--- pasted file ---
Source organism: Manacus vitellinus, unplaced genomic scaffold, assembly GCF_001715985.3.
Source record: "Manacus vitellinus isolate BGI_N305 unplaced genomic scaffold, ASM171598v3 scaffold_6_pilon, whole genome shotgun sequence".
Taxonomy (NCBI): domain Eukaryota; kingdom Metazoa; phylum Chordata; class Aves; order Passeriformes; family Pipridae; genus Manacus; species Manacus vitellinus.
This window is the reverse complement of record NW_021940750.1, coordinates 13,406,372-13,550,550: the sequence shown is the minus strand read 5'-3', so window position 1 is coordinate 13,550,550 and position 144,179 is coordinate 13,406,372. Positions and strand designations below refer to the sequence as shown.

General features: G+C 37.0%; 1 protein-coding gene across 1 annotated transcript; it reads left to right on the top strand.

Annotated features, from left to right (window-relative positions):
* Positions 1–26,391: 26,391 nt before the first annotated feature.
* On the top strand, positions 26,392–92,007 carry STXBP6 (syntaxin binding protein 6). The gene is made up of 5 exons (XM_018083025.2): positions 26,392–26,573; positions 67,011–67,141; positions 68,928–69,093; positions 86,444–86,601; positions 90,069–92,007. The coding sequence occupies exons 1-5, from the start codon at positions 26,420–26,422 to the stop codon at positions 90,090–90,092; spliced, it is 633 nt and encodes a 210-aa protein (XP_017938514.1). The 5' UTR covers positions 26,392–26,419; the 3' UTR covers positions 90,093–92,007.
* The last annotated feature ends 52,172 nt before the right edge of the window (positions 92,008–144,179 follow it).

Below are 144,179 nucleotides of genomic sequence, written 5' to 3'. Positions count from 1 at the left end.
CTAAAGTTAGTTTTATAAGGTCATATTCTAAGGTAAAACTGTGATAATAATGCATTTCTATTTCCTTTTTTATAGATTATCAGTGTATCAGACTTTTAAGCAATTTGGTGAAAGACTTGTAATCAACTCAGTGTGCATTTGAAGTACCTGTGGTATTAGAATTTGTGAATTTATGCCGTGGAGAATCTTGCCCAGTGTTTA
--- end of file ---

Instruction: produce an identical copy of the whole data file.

Source organism: Manacus vitellinus, unplaced genomic scaffold, assembly GCF_001715985.3.
Source record: "Manacus vitellinus isolate BGI_N305 unplaced genomic scaffold, ASM171598v3 scaffold_6_pilon, whole genome shotgun sequence".
Taxonomy (NCBI): domain Eukaryota; kingdom Metazoa; phylum Chordata; class Aves; order Passeriformes; family Pipridae; genus Manacus; species Manacus vitellinus.
This window is the reverse complement of record NW_021940750.1, coordinates 13,406,372-13,550,550: the sequence shown is the minus strand read 5'-3', so window position 1 is coordinate 13,550,550 and position 144,179 is coordinate 13,406,372. Positions and strand designations below refer to the sequence as shown.

General features: G+C 37.0%; 1 protein-coding gene across 1 annotated transcript; it reads left to right on the top strand.

Annotated features, from left to right (window-relative positions):
* Positions 1–26,391: 26,391 nt before the first annotated feature.
* On the top strand, positions 26,392–92,007 carry STXBP6 (syntaxin binding protein 6). The gene is made up of 5 exons (XM_018083025.2): positions 26,392–26,573; positions 67,011–67,141; positions 68,928–69,093; positions 86,444–86,601; positions 90,069–92,007. The coding sequence occupies exons 1-5, from the start codon at positions 26,420–26,422 to the stop codon at positions 90,090–90,092; spliced, it is 633 nt and encodes a 210-aa protein (XP_017938514.1). The 5' UTR covers positions 26,392–26,419; the 3' UTR covers positions 90,093–92,007.
* The last annotated feature ends 52,172 nt before the right edge of the window (positions 92,008–144,179 follow it).

Below are 144,179 nucleotides of genomic sequence, written 5' to 3'. Positions count from 1 at the left end.
CTAAAGTTAGTTTTATAAGGTCATATTCTAAGGTAAAACTGTGATAATAATGCATTTCTATTTCCTTTTTTATAGATTATCAGTGTATCAGACTTTTAAGCAATTTGGTGAAAGACTTGTAATCAACTCAGTGTGCATTTGAAGTACCTGTGGTATTAGAATTTGTGAATTTATGCCGTGGAGAATCTTGCCCAGTGTTTA